Reaction to Allegheny Wood Products shutdown continues; resource fair planned for Preston County workers


KINGWOOD, W.Va.  — Former employees of Allegheny Wood Products are now searching for their next opportunity after the company announced its closure last week.

The 50-year-old company employed more than 600 people and used the services of a few hundred additional contractors statewide. It’s biggest sawmill was in Kingwood.

Samantha Stone

The Preston County Economic Development Authority will host a resource fair next Tuesday at Kingwood Christian Fellowship on state Route 7 from 10 a.m. to 1:30 p.m.

Preston County Commissioner Samantha Stone said they had heard of the possibility of some changes but closing had never been in the conversation.

“The commission really was just as in shock as the normal person or even the employees,” Stone said. “I’ve heard speculation leading up that there could be some changes, but we never had it pegged for a closure.”

The owners of the company had been in talks to sell to the company when a refinancing deal fell through, leading to the abrupt closure.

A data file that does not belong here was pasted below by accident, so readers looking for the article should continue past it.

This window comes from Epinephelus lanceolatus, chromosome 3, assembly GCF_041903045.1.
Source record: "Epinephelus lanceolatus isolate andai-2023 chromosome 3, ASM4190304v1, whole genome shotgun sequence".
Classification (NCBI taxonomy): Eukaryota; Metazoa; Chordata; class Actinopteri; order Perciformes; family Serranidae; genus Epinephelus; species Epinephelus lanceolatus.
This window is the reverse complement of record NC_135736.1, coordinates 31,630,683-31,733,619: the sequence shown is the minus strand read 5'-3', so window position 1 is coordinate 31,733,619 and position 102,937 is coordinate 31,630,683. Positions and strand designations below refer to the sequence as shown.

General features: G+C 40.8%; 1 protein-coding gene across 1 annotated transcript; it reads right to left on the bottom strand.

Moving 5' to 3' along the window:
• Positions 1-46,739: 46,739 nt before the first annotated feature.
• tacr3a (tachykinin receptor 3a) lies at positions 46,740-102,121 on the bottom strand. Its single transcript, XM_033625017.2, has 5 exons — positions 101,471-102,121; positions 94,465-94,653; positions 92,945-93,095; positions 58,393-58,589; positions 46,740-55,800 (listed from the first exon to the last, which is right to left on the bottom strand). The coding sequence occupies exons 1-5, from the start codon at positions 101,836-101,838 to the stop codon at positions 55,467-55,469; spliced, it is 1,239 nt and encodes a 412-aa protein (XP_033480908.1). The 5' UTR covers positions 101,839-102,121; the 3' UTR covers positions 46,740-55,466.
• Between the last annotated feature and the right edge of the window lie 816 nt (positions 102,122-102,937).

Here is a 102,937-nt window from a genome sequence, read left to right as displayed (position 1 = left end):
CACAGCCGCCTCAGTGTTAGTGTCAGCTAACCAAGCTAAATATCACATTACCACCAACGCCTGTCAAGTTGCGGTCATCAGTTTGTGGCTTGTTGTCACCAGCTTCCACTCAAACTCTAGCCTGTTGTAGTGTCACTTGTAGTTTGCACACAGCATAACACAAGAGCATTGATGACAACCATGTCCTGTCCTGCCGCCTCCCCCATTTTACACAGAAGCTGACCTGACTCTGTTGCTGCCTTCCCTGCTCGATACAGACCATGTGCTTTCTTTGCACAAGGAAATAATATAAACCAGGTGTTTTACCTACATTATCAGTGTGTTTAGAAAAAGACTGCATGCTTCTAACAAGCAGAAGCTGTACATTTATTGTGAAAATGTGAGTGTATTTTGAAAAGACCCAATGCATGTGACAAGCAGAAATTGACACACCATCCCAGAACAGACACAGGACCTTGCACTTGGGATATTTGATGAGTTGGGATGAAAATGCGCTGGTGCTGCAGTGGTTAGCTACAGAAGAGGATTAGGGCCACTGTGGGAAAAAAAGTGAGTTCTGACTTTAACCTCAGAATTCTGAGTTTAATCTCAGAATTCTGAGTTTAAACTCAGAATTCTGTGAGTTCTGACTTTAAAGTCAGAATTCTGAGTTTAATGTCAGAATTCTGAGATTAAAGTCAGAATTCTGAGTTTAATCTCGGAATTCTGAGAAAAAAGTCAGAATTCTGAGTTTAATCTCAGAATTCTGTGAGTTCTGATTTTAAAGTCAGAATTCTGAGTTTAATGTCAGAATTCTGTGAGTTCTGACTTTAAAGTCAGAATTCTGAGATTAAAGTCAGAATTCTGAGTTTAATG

“The hardest and most detrimental effect will be the loss of jobs here in our county,” Stone said. “The main mill there is operating; roughly between 75 and 100 employees have lost their jobs.”

Scotty Miley

In Grant County, where the company is headquartered in Petersburg, County Commissioner Scotty Miley said they learned of the closure when the workers did and were shocked. The company employed about 35 people there who worked in the office, warehouse, and kiln operation, but the loss of jobs won’t stop there, according to Miley.

“There are so many downstream positions; you have foresters, loggers, and truckers,” Miley said. “Everybody contributed to AWP, and it’s devastating.”

Miley said the Crites family, owners of the company, have been extremely supportive to the community over the years, and they are very thankful. He hopes there’s the possibility of a last-minute deal that could keep operations going.

“I’ve heard rumors of maybe an employee-owned company trying to take over operations,” Miley said earlier this week on MetroNews “Talkline.” “At this point, I think any idea or suggestion is on the table.”

Commissioner Stone said employers in the area are looking for workers, but many of those opportunities would force residents to either work outside the county or commute. She believes some of the workers could get jobs at Masontown-based Bionic Tire, a major recycler with plans to employ up to 50 by mid-2024.

“Our economic development director and I have heard from other employers that are hiring,” Stone said. “There are not necessarily employers in Preston County, but there are many jobs available.”


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